One of the region's most important cultural troves celebrates its first quarter-century | Music Feature | Indy Week
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One of the region's most important cultural troves celebrates its first quarter-century 

Dolly Parton greets visitors at UNC's Southern Folklife Collection.

Photo by Jeremy M. Lange

Dolly Parton greets visitors at UNC's Southern Folklife Collection.

Concert posters and newspaper clippings, rock 'n' roll records and archival photographs, Cajun tunes and handmade instruments: What sort of strange and wonderful university library would even hold such ephemera?

For the last 25 years, the Southern Folklife Collection, housed in UNC-Chapel Hill's stately Wilson Library, has become the ever-accumulating home to a variety of collections of music, writing, artifacts and other folk art. These aren't the highfaluting papers of academia, even if the aggregated resources have inspired volumes of them during the last quarter-century. Rather, the Southern Folklife Collection focuses on the average, well, folks who shape and create everyday culture.

The interest in the SFC stretches far beyond the campus and its academics, too. An archive open to outsiders, the SFC has supported films, books and box sets—even musicians from acts like the Carolina Chocolate Drops and Wilco, digging in to learn firsthand about older styles and songs. The collection's four employees maintain a blog where they showcase and explain groups of strange and fascinating pieces from the vast assemblage—rare recordings from the first Eno festivals, seldom-seen photos of influential musicians, candid shots of ordinary people learning complicated dance steps. The Southern Folklife Collection is an academic institution dedicated to outreach.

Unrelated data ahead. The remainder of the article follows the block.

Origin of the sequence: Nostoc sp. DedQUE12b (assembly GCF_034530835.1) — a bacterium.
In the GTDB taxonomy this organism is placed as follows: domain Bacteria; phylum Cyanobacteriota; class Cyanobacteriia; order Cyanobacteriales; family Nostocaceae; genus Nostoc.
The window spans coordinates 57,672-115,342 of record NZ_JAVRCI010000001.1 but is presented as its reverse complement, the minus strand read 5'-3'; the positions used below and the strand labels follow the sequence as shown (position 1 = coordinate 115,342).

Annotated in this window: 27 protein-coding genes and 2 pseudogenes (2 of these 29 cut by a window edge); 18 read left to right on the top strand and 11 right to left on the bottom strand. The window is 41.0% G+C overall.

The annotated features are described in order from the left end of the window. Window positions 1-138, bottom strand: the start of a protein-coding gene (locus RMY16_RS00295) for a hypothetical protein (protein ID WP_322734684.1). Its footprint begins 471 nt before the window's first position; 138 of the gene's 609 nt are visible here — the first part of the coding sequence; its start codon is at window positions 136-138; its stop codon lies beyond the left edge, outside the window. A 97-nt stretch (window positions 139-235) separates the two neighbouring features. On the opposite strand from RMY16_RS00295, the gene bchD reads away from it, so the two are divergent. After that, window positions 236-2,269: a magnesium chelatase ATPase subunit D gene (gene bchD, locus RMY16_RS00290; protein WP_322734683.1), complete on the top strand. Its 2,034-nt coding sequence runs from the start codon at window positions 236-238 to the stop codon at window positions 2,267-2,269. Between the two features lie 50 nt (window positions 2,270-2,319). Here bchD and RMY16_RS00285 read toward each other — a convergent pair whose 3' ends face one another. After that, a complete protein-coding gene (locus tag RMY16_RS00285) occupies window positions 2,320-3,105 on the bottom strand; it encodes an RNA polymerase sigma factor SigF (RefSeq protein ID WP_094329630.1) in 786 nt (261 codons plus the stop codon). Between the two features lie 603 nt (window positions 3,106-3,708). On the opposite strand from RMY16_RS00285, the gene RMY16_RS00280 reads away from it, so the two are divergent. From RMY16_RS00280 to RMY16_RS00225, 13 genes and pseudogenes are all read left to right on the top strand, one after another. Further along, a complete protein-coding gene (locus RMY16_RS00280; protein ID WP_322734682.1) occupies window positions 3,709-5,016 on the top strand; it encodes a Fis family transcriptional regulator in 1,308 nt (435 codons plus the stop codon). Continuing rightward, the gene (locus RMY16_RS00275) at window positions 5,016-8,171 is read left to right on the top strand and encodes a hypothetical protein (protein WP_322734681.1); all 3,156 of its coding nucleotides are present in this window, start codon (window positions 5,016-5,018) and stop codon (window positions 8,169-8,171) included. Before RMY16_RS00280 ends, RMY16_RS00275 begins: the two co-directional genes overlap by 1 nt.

Diving into the stacks, you'll find audio from local rock bands including Pipe and The Kingsbury Manx, early cuts from Dolly Parton, photographs and videos culled from across the South, even prints of posters made for local concerts by local artists. In 2012, the Collection acquired the materials of another 25-year-old North Carolina institution, Merge Records. Other notable collections include those of musicians Alice Gerrard, David Holt and Dom Flemons, News & Observer music critic David Menconi and folklorist Bill Ferris. About 250,000 pieces of the 300,000-item collection are audio recordings, curator Steve Weiss estimates, with another 3,000 videos.

In 1989, UNC acquired the John Edwards Memorial Foundation Collection from the University of California-Los Angeles after financial woes forced the school to sell some assets. Though Australian, Edwards was a music collector with a particular affinity for American country and folk music. When he was killed in a car wreck, his vast record collection went to a friend, who donated it to UCLA with the stipulation that the records could be used only for research. UNC combined the collection with its existing folklore archives, first assembled by Dan Patterson in the late '60s.

As for the next 25 years, Weiss says he'd like to see the SFC further its cataloging and preservation efforts—no easy feat, as the collection's mass of raw data continues to swell. Like the archives themselves, the overarching mission of the SFC continues to expand, too. One focus is preserving relics that might not fall under most people's definition of importance. There are plenty of poignant interviews, for instance, with average North Carolinians talking about their day-to-day lives. Taken together, they offer a rich picture of the complex cultural factors in the South. For example, the SFC's acquisition of area concert posters shows the rise of a thriving indie rock scene in a small Southern town.

"A lot of posters are created in limited numbers, and for the most part, they end up being plastered around the Triangle. After that, after a week of being out, they're taken down and sort of disappear," Weiss says. "In a way it's preserving a way of what happened in our community that can easily be gone."

This article appeared in print with the headline "Stuff of the South."

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